Quick! Can you think of any question that gets 90 percent of people answering on the same side?
There can't be many in this fractious society of ours. Some might just do it, though.
Is cancer bad? Is HIV/AIDS bad? How about Tourette's, Lou Gehrig's disease, or Crohn's?
Here's another one: If there were something people with those illnesses found that seemed to work for them, even in a small way, that would be a good thing, right?
A new survey from the Minnesota Department of Health (MDH) finds 90 percent of patients in Minnesota's medical marijuana program say it has provided some benefit to them, with only 10 percent reporting "little to no change" in their condition. Of those positive responses, 24 percent reported "mild to moderate" benefits, and a whopping 66 percent said they'd experienced "significant" improvements since starting to take the drug.
For some conditions, those figures are even more dramatic. Some 83 percent of HIV/AIDS patients surveyed rated the use of medical cannabis a 7 out of 7, signifying a "great deal of benefit." Among cancer patients, 55 percent gave the treatment a perfect score, and another 21 percent gave it a 6 out of 7.
Interestingly enough, in the case of both of those conditions, the doctors who had prescribed cannabis saw significantly less improvement in the patient's condition. Only 14 percent of doctors treating cancer patients reported a "great deal of benefit," while 29 percent treating HIV/AIDs patients gave the 7 out of 7 rating.
Also worth noting, just because: Among the side effects reported by patients was "feeling high." Well, yeah.
On another point, patients were far less satisfied with how expensive the drug is. Not one single patient, out of 435 surveyed, said the drug was "very affordable," and 55 percent rated the drug a 6 or 7 out of 7, for "very prohibitive" costs. Patients spend an average of $250 a month obtaining medical cannabis, though some have an outlay of $500.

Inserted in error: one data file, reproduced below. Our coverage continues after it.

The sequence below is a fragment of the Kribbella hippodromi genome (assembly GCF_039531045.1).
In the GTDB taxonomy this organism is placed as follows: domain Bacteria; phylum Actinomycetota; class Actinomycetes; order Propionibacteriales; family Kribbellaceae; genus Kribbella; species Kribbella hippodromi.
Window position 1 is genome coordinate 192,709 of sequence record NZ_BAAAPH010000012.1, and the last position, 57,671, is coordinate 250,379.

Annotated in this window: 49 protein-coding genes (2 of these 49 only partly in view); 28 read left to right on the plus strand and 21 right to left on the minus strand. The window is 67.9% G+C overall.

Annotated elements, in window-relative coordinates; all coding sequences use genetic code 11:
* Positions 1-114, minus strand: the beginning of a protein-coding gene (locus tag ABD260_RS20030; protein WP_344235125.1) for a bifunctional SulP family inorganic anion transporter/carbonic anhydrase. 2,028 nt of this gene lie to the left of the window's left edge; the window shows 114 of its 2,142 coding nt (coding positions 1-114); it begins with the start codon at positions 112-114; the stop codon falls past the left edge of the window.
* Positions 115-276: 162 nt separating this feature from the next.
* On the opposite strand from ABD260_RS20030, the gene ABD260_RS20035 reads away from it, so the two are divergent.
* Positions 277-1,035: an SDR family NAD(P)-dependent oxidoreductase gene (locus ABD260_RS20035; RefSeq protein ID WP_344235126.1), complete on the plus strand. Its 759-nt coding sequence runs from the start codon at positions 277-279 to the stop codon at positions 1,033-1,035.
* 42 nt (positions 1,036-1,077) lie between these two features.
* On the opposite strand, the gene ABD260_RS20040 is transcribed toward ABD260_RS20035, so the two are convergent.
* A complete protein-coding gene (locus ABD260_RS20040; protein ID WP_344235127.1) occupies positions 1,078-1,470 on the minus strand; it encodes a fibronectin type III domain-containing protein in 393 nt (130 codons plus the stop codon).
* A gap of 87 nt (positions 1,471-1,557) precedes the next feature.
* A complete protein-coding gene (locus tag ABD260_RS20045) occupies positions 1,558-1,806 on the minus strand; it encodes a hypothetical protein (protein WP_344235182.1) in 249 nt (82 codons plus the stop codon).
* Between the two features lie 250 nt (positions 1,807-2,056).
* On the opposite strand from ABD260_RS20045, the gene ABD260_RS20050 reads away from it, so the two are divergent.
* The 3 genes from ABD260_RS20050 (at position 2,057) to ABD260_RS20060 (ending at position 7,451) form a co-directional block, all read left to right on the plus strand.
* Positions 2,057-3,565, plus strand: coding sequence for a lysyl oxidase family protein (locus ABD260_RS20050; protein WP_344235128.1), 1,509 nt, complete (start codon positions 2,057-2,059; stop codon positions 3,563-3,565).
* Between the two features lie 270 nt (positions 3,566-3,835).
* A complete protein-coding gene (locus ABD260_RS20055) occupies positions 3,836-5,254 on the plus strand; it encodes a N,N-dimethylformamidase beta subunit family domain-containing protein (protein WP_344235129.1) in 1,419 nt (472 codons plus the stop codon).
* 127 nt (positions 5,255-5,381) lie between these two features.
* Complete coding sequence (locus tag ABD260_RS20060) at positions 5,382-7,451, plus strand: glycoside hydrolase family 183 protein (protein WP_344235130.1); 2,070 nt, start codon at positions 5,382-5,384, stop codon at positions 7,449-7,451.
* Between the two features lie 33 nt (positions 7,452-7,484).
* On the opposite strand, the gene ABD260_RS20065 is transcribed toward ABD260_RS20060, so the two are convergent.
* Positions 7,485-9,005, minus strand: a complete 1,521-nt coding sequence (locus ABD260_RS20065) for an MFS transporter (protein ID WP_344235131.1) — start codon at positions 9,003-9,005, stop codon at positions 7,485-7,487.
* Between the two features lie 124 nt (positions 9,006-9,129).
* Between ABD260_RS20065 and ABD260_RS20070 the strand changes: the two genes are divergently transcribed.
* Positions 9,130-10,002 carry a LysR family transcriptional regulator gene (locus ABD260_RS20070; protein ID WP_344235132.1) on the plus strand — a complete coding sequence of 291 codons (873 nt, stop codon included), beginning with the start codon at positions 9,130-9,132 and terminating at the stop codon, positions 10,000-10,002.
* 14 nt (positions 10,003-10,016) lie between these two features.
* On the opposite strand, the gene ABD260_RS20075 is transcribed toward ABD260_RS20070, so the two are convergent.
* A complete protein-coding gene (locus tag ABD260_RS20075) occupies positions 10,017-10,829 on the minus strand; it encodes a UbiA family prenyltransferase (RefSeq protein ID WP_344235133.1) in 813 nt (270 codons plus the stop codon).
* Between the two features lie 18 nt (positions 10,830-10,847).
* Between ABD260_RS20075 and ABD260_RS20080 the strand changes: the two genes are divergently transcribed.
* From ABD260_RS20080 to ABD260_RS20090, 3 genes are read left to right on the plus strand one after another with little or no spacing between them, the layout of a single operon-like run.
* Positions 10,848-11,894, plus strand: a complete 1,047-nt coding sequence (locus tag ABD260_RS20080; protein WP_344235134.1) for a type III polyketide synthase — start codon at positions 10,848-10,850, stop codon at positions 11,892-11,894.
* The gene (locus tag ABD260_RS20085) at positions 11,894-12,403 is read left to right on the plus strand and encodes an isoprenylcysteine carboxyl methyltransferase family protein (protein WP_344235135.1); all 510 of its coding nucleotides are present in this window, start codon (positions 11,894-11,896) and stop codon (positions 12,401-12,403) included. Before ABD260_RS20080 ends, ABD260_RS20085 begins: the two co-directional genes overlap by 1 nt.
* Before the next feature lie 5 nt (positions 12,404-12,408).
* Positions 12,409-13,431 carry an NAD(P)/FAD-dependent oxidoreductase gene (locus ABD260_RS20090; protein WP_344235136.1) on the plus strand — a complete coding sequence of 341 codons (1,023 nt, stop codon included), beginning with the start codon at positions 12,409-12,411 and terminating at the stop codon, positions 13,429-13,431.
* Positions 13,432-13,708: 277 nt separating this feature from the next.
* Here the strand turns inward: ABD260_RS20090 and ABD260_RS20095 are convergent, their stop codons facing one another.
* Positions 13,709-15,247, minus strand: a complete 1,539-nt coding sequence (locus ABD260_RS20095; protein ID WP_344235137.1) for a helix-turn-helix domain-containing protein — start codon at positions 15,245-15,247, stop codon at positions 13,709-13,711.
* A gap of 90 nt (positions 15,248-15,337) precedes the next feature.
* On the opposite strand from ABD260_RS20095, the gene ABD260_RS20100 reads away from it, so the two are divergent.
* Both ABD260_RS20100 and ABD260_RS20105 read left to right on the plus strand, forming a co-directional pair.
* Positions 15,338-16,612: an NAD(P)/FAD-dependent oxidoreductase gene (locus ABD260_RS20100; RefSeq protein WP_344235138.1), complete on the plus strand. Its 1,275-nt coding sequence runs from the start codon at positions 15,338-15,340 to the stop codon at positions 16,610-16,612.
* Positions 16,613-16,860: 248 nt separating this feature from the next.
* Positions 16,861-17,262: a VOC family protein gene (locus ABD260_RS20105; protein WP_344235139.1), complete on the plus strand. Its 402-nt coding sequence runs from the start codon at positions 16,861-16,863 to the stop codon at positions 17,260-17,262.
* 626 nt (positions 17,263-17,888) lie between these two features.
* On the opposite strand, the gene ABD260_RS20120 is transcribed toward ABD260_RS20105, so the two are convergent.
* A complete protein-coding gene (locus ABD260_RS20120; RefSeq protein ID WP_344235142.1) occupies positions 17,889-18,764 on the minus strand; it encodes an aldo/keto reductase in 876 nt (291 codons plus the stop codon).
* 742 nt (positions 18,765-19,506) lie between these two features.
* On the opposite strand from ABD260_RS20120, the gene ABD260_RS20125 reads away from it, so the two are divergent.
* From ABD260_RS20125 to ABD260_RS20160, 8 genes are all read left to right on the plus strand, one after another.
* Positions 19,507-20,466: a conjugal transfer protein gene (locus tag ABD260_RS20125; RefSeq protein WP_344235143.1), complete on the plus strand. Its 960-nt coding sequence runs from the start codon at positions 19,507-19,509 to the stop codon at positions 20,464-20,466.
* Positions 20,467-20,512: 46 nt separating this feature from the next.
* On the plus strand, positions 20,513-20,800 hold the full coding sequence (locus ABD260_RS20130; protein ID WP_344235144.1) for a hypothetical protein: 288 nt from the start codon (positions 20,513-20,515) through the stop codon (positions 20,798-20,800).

A recent Rochester Post-Bulletin story told of a woman spending $300 a month out of her Social Security to buy marijuana for her husband's multiple sclerosis. (Pssst, Jody: That's way too much! We might know a guy who knows a guy.) The high costs are blamed on a low number of users, which can be blamed on the scaredy-cats that set up the medical marijuana law to begin with.
Minnesota's is still one of the nation's most restrictive sanctioned cannabis programs in the country, eligible only to people suffering from a handful of the most serious diseases, plus any illness deemed "terminal... with a probable life expectancy of less than one year." The number of patients eligible for treatment is expected to rise significantly after MDH Commissioner Ed Ehlinger's decision late last year to allow treatment of "intractable pain."
Through last Friday, just 1,442 Minnesotans had registered and qualified for the program. Compare that to Connecticut, which, with 3.5 million people, has 63 percent of Minnesota's population (5.5 million, estimated) ... but more than seven times as many patients using marijuana, at 10,705.
In other words, Minnesota's one-and-a-third times as big as Connecticut, and, when it comes to caring for our sickest residents, roughly one-seventh as chill.